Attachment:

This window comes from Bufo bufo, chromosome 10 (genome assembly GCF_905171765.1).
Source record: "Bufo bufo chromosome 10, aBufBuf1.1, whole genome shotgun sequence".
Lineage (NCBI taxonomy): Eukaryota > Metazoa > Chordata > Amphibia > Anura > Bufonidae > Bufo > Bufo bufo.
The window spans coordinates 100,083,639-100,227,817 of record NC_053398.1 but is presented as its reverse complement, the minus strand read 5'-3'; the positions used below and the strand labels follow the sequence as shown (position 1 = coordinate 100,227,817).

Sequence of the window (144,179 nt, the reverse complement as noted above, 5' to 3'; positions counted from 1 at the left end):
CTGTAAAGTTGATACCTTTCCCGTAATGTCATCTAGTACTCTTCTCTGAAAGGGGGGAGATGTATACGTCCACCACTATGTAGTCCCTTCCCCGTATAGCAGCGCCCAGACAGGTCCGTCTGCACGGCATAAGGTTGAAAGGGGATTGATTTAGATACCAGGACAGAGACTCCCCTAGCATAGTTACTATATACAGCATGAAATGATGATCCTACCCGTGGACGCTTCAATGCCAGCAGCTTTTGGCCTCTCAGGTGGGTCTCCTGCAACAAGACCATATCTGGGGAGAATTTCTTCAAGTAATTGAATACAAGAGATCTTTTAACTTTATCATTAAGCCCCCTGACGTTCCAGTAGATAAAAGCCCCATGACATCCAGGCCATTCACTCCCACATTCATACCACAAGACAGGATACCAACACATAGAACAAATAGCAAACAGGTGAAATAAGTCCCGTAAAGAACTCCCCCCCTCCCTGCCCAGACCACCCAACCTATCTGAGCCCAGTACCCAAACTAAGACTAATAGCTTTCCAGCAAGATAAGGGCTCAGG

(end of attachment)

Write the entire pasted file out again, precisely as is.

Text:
This window comes from Bufo bufo, chromosome 10 (genome assembly GCF_905171765.1).
Source record: "Bufo bufo chromosome 10, aBufBuf1.1, whole genome shotgun sequence".
Lineage (NCBI taxonomy): Eukaryota > Metazoa > Chordata > Amphibia > Anura > Bufonidae > Bufo > Bufo bufo.
The window spans coordinates 100,083,639-100,227,817 of record NC_053398.1 but is presented as its reverse complement, the minus strand read 5'-3'; the positions used below and the strand labels follow the sequence as shown (position 1 = coordinate 100,227,817).

Sequence of the window (144,179 nt, the reverse complement as noted above, 5' to 3'; positions counted from 1 at the left end):
CTGTAAAGTTGATACCTTTCCCGTAATGTCATCTAGTACTCTTCTCTGAAAGGGGGGAGATGTATACGTCCACCACTATGTAGTCCCTTCCCCGTATAGCAGCGCCCAGACAGGTCCGTCTGCACGGCATAAGGTTGAAAGGGGATTGATTTAGATACCAGGACAGAGACTCCCCTAGCATAGTTACTATATACAGCATGAAATGATGATCCTACCCGTGGACGCTTCAATGCCAGCAGCTTTTGGCCTCTCAGGTGGGTCTCCTGCAACAAGACCATATCTGGGGAGAATTTCTTCAAGTAATTGAATACAAGAGATCTTTTAACTTTATCATTAAGCCCCCTGACGTTCCAGTAGATAAAAGCCCCATGACATCCAGGCCATTCACTCCCACATTCATACCACAAGACAGGATACCAACACATAGAACAAATAGCAAACAGGTGAAATAAGTCCCGTAAAGAACTCCCCCCCTCCCTGCCCAGACCACCCAACCTATCTGAGCCCAGTACCCAAACTAAGACTAATAGCTTTCCAGCAAGATAAGGGCTCAGG